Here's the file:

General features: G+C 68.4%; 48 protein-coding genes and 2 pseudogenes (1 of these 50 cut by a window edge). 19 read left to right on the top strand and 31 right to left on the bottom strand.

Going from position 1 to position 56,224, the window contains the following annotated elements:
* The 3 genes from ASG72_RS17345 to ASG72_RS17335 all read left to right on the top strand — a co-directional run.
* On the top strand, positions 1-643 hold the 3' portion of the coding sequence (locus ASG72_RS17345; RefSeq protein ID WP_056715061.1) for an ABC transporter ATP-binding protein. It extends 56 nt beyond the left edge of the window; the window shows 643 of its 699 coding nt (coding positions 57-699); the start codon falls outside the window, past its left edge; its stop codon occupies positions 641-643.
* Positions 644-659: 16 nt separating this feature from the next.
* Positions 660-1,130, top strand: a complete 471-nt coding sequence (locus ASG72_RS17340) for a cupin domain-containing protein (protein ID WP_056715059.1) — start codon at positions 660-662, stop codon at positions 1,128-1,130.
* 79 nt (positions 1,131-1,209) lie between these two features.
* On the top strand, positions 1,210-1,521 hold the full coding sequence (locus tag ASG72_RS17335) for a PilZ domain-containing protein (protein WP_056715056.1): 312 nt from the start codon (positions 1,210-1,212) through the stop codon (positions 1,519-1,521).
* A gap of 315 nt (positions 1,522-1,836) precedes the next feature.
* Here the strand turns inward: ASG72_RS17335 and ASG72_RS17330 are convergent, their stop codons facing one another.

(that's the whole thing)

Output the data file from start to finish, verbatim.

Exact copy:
General features: G+C 68.4%; 48 protein-coding genes and 2 pseudogenes (1 of these 50 cut by a window edge). 19 read left to right on the top strand and 31 right to left on the bottom strand.

Going from position 1 to position 56,224, the window contains the following annotated elements:
* The 3 genes from ASG72_RS17345 to ASG72_RS17335 all read left to right on the top strand — a co-directional run.
* On the top strand, positions 1-643 hold the 3' portion of the coding sequence (locus ASG72_RS17345; RefSeq protein ID WP_056715061.1) for an ABC transporter ATP-binding protein. It extends 56 nt beyond the left edge of the window; the window shows 643 of its 699 coding nt (coding positions 57-699); the start codon falls outside the window, past its left edge; its stop codon occupies positions 641-643.
* Positions 644-659: 16 nt separating this feature from the next.
* Positions 660-1,130, top strand: a complete 471-nt coding sequence (locus ASG72_RS17340) for a cupin domain-containing protein (protein ID WP_056715059.1) — start codon at positions 660-662, stop codon at positions 1,128-1,130.
* 79 nt (positions 1,131-1,209) lie between these two features.
* On the top strand, positions 1,210-1,521 hold the full coding sequence (locus tag ASG72_RS17335) for a PilZ domain-containing protein (protein WP_056715056.1): 312 nt from the start codon (positions 1,210-1,212) through the stop codon (positions 1,519-1,521).
* A gap of 315 nt (positions 1,522-1,836) precedes the next feature.
* Here the strand turns inward: ASG72_RS17335 and ASG72_RS17330 are convergent, their stop codons facing one another.